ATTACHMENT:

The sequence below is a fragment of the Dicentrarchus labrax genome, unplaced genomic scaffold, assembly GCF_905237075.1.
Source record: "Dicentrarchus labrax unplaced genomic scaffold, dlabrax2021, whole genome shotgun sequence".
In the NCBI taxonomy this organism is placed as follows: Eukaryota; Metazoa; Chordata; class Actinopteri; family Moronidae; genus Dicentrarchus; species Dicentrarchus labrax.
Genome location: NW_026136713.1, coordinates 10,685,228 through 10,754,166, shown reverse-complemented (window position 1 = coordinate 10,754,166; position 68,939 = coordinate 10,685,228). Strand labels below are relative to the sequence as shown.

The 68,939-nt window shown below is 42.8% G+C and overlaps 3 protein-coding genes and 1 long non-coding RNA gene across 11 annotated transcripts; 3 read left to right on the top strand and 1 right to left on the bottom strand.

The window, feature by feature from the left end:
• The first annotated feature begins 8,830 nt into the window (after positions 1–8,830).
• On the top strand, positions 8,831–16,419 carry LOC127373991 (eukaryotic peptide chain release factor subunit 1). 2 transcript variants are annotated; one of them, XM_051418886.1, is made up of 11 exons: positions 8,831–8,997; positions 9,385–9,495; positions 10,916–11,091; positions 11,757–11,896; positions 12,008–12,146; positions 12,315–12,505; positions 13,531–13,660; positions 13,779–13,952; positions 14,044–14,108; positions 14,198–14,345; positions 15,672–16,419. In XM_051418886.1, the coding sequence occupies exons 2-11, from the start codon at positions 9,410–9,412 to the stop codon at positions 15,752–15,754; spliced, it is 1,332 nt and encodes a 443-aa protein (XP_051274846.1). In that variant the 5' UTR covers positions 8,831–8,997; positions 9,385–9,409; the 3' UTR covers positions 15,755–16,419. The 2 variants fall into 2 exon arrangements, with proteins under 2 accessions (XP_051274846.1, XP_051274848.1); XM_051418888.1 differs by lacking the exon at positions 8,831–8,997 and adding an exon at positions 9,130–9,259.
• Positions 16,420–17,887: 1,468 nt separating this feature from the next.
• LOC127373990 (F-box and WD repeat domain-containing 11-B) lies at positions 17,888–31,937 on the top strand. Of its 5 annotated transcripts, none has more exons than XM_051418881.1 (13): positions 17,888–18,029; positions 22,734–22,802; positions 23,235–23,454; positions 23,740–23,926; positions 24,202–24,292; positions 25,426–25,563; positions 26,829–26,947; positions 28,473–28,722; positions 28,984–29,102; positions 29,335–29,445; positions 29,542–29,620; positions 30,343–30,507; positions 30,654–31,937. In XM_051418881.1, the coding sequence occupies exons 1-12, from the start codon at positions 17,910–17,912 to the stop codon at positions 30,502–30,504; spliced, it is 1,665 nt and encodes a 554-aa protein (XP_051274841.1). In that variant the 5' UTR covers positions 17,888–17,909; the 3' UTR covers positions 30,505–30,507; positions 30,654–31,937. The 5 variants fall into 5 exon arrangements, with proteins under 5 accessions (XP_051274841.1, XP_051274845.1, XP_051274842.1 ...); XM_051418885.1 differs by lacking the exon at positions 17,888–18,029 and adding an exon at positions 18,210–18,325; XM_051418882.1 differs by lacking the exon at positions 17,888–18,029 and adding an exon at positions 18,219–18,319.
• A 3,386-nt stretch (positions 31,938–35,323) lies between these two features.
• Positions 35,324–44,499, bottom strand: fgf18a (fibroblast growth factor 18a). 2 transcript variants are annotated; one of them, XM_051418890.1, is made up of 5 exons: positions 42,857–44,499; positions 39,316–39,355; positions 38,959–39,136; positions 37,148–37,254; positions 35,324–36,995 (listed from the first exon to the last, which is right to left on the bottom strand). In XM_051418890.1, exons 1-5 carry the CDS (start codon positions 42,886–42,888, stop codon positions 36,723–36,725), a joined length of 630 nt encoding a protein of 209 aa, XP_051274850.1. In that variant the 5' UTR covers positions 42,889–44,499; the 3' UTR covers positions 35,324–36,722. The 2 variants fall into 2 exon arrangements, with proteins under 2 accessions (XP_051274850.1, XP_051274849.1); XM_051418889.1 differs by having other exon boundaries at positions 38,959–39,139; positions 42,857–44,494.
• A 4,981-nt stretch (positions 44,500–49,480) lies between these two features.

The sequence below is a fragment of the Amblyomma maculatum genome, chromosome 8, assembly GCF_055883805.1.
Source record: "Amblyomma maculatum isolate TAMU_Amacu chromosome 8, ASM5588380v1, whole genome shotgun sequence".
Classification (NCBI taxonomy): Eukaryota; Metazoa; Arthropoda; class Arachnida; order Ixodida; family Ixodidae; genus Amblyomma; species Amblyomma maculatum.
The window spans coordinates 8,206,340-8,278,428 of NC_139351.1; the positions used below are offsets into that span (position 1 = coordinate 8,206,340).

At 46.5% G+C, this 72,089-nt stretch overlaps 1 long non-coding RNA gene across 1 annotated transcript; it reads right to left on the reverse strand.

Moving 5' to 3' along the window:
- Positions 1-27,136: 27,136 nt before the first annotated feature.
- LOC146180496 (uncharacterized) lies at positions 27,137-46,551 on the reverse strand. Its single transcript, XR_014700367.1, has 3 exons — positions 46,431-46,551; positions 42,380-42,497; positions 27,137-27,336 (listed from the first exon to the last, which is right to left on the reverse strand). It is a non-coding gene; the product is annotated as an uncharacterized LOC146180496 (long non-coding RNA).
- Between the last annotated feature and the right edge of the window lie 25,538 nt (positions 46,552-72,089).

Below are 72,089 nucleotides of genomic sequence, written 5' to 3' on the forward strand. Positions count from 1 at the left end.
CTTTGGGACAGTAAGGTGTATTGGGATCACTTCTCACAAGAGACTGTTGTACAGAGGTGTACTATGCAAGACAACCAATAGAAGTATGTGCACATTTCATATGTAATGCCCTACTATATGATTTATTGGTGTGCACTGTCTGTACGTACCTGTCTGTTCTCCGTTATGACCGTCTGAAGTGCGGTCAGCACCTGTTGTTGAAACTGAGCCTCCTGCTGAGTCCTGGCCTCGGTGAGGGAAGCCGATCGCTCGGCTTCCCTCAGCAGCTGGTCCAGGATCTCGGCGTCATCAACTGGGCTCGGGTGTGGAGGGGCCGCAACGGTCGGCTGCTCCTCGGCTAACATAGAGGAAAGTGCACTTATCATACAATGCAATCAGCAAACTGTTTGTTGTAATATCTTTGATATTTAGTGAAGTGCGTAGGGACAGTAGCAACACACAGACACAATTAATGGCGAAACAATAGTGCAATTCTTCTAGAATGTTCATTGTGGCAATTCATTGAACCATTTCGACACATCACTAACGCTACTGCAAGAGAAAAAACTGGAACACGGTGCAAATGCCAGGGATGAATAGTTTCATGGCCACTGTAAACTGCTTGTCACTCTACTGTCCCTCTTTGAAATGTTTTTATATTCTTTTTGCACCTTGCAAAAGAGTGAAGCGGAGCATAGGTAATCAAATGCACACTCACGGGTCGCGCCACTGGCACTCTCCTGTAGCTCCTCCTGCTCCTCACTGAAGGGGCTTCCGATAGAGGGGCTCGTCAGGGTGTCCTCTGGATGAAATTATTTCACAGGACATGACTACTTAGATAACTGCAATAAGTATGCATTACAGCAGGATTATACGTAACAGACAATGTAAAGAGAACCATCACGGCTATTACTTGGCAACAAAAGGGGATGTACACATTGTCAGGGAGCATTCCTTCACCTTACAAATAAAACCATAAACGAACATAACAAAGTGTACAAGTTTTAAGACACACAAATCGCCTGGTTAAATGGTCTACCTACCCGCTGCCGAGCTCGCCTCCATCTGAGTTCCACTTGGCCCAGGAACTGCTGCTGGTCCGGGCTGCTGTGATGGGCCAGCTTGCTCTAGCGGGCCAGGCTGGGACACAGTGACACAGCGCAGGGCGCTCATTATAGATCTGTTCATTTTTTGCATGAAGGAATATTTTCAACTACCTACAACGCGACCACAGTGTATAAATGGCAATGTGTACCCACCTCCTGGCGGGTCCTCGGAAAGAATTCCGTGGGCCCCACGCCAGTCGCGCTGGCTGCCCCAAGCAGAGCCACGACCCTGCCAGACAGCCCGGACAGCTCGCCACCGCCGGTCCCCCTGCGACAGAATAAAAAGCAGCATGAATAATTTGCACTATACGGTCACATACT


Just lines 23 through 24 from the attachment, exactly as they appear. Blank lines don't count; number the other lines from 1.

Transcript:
Below are 72,089 nucleotides of genomic sequence, written 5' to 3' on the forward strand. Positions count from 1 at the left end.
CTTTGGGACAGTAAGGTGTATTGGGATCACTTCTCACAAGAGACTGTTGTACAGAGGTGTACTATGCAAGACAACCAATAGAAGTATGTGCACATTTCATATGTAATGCCCTACTATATGATTTATTGGTGTGCACTGTCTGTACGTACCTGTCTGTTCTCCGTTATGACCGTCTGAAGTGCGGTCAGCACCTGTTGTTGAAACTGAGCCTCCTGCTGAGTCCTGGCCTCGGTGAGGGAAGCCGATCGCTCGGCTTCCCTCAGCAGCTGGTCCAGGATCTCGGCGTCATCAACTGGGCTCGGGTGTGGAGGGGCCGCAACGGTCGGCTGCTCCTCGGCTAACATAGAGGAAAGTGCACTTATCATACAATGCAATCAGCAAACTGTTTGTTGTAATATCTTTGATATTTAGTGAAGTGCGTAGGGACAGTAGCAACACACAGACACAATTAATGGCGAAACAATAGTGCAATTCTTCTAGAATGTTCATTGTGGCAATTCATTGAACCATTTCGACACATCACTAACGCTACTGCAAGAGAAAAAACTGGAACACGGTGCAAATGCCAGGGATGAATAGTTTCATGGCCACTGTAAACTGCTTGTCACTCTACTGTCCCTCTTTGAAATGTTTTTATATTCTTTTTGCACCTTGCAAAAGAGTGAAGCGGAGCATAGGTAATCAAATGCACACTCACGGGTCGCGCCACTGGCACTCTCCTGTAGCTCCTCCTGCTCCTCACTGAAGGGGCTTCCGATAGAGGGGCTCGTCAGGGTGTCCTCTGGATGAAATTATTTCACAGGACATGACTACTTAGATAACTGCAATAAGTATGCATTACAGCAGGATTATACGTAACAGACAATGTAAAGAGAACCATCACGGCTATTACTTGGCAACAAAAGGGGATGTACACATTGTCAGGGAGCATTCCTTCACCTTACAAATAAAACCATAAACGAACATAACAAAGTGTACAAGTTTTAAGACACACAAATCGCCTGGTTAAATGGTCTACCTACCCGCTGCCGAGCTCGCCTCCATCTGAGTTCCACTTGGCCCAGGAACTGCTGCTGGTCCGGGCTGCTGTGATGGGCCAGCTTGCTCTAGCGGGCCAGGCTGGGACACAGTGACACAGCGCAGGGCGCTCATTATAGATCTGTTCATTTTTTGCATGAAGGAATATTTTCAACTACCTACAACGCGACCACAGTGTATAAATGGCAATGTGTACCCACCTCCTGGCGGGTCCTCGGAAAGAATTCCGTGGGCCCCACGCCAGTCGCGCTGGCTGCCCCAAGCAGAGCCACGACCCTGCCAGACAGCCCGGACAGCTCGCCACCGCCGGTCCCCCTGCGACAGAATAAAAAGCAGCATGAATAATTTGCACTATACGGTCACATACT